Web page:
Prorating tends to lead to confusion in the real estate closing process. Because property taxes are paid in arrears, when you buy a home in Illinois, you are basically inheriting the existing tax bill from the seller. The seller owes the taxes for the period of time they have owned the property, but it is the buyer who will be responsible for paying those taxes when they come due.
When a home is sold, the taxes must be paid from the first of the year until the date of the transfer. The buyer then has liability for paying taxes effective from the date after the transfer is complete. However, in a market where homes are overvalued, the tax estimates and average percentages used for proration might not work.
Property Values and Appraisals
The two main elements affecting real estate tax prorations are property values and appraisals.
Property values are high, selling from $10,000 to $90,000 over asking price. This is because people are anxious to leave the city and find a safe place with a backyard where their kids can play. More people are working remotely, so they can choose to live wherever they please.
This is increasing the demand for homes in the suburbs. Property values in 2021 outside the city are quite inflated right now so when the assessor looks at the sale price, this is what they are using to determine tax bills for 2022. This is problematic because when assessors use these prices, they can assess homes at a price way over the actual property value.
Estimating Property Taxes for Homeowners
These assessments affect people who are staying in their homes, who could end up paying higher taxes than they might have in a more normal market. As a result, they can appeal their assessment. However, this takes skill and time to prove the assessment is incorrect, which often requires that homeowners engage a real estate attorney to do it for them.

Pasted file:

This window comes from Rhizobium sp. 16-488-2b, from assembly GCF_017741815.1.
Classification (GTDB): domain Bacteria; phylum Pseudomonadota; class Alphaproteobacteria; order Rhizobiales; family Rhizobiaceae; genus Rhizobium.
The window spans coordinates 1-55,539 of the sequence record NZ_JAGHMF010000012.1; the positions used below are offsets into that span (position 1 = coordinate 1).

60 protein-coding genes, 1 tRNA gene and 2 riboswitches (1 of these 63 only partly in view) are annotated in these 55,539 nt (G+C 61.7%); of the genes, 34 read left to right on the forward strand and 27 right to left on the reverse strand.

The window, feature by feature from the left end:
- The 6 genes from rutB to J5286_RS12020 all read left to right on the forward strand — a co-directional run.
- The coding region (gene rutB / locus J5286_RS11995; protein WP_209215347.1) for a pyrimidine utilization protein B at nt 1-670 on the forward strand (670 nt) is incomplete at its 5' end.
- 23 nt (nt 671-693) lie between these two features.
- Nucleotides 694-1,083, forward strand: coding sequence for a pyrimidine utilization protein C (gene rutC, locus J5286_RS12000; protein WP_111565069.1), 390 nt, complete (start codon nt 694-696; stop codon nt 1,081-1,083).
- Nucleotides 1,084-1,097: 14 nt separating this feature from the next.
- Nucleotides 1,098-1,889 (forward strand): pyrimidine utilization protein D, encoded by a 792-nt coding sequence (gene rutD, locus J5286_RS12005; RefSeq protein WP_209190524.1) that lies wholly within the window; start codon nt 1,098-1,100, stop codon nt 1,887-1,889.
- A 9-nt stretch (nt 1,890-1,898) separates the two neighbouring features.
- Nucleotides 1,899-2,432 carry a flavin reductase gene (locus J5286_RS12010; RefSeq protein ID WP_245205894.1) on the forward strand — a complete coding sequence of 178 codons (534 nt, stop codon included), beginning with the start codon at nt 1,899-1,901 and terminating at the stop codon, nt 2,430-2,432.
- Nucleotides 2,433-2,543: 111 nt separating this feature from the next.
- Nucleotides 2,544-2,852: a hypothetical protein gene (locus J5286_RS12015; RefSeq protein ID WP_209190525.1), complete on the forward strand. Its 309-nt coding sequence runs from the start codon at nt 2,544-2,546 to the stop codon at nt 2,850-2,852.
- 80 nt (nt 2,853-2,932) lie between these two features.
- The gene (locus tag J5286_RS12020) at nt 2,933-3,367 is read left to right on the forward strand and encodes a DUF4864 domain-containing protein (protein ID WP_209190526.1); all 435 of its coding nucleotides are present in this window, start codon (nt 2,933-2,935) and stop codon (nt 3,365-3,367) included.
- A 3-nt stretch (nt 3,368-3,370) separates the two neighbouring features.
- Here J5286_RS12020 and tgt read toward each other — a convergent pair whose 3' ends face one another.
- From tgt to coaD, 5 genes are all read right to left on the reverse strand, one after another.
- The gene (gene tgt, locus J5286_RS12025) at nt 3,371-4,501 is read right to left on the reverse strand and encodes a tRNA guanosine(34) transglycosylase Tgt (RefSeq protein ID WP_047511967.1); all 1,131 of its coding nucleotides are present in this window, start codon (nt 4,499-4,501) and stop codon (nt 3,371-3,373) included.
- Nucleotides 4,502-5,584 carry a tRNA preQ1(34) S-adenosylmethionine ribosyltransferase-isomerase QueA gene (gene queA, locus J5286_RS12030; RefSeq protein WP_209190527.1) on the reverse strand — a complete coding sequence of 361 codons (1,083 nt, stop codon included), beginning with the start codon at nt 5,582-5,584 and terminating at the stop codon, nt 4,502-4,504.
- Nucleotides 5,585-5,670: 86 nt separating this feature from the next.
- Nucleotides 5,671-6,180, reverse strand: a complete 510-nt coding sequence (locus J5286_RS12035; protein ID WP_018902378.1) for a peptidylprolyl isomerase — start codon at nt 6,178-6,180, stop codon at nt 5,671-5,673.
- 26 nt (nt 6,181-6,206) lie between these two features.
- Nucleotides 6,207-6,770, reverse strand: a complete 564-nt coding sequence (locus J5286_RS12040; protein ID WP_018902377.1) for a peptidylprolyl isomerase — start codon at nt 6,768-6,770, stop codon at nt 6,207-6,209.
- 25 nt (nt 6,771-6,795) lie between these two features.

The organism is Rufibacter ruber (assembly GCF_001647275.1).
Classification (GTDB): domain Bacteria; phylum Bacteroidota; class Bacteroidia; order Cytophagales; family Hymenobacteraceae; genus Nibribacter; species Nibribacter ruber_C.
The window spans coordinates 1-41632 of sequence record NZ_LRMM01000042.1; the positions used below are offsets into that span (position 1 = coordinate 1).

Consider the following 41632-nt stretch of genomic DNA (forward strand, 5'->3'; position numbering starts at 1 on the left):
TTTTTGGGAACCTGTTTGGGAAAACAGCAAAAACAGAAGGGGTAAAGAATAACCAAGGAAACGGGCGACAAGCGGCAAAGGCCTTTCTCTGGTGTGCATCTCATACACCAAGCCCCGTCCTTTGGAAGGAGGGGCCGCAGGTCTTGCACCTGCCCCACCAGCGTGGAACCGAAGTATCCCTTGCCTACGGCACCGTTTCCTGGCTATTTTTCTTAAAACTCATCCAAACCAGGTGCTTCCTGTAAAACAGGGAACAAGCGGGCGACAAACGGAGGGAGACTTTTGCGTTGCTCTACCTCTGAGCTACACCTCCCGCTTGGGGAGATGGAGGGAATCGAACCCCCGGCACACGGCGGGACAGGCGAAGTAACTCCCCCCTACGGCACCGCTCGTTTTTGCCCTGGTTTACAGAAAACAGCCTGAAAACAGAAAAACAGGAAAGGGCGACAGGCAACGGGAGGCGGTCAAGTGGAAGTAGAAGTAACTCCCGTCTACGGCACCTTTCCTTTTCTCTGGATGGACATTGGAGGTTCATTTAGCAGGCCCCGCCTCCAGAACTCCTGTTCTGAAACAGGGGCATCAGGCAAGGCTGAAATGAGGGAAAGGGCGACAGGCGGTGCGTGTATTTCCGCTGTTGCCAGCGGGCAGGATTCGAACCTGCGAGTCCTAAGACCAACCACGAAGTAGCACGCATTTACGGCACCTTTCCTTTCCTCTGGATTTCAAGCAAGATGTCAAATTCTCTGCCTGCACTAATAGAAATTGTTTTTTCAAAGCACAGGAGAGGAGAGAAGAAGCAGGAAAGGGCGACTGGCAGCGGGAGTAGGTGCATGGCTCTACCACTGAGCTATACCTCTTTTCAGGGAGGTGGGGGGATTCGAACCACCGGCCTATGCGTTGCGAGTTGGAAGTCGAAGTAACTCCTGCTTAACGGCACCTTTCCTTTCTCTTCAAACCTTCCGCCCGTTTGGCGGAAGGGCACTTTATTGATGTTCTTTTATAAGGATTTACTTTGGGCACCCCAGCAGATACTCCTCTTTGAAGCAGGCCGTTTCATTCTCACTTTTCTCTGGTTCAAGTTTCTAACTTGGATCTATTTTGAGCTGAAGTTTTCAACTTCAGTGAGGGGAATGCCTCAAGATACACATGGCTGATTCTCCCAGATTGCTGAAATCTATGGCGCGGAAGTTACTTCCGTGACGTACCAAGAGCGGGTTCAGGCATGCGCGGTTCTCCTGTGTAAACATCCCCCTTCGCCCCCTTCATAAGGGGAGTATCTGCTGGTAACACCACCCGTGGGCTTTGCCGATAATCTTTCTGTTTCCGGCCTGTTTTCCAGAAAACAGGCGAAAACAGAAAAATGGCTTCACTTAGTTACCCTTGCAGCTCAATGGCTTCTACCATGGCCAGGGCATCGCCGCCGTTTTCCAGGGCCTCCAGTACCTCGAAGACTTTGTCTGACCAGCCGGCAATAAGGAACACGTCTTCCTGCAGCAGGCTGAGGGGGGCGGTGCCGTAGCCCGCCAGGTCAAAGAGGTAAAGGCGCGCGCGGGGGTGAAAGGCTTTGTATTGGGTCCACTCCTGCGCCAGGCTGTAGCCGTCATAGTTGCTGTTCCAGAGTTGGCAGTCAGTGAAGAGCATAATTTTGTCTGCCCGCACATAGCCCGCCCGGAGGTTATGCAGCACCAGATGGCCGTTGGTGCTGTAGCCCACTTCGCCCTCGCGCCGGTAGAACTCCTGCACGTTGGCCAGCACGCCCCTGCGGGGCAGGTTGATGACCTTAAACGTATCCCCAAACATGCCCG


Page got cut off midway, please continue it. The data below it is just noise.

Further, during a sale closing, it is also important that the real estate attorney advocates to protect the buyer from not receiving the credits that they should be getting.
The Challenge for Real Estate Contracts
When it comes to a real estate contract, the tax proration is calculated at a percentage. In the suburbs, this tends to average out at about 105% of the previous year’s taxes. This provides consideration for possible increases on the next assessment in most cases. The challenge with this process is that it is based on “normal times” when homes are not overvalued. This makes it more difficult to account for differences that could increase the taxes much higher than the usual 105%.
So in this case, a higher percentage might be needed. A real estate agent can put the tax proration at 150%, but the seller can refuse this and counter offer at 110%. If the buyer agrees, then this can be a negotiated term in the contract. But what if it could have been higher? The better approach is to enter TBD, allowing attorneys to look at the details of the sale and compare the sold price to the assessor’s valuation.
If they see these numbers are close, they can use this information as a guideline to increase the percentage. Adjustments can be made to 150% and then the seller and buyer’s lawyers can negotiate on their client’s behalf. If a percentage is entered into the contract by the real estate broker, negotiations take place between the buyer and seller, which means the buyer could lose out. Also, by using TBD, it affords good real estate counsel the opportunity to make sure the correct exemptions were taken and that they will be carried forward for the buyer.
Bottom line: it is always best to include a real estate attorney in the real estate contract process to ensure the tax proration is calculated accurately and fairly.
The Minchella & Associates Difference
With over 40 years of experience in Illinois real estate law, Erica Minchella is an expert at guiding clients through the maze of tax matters in real estate transactions. Schedule a consultation today.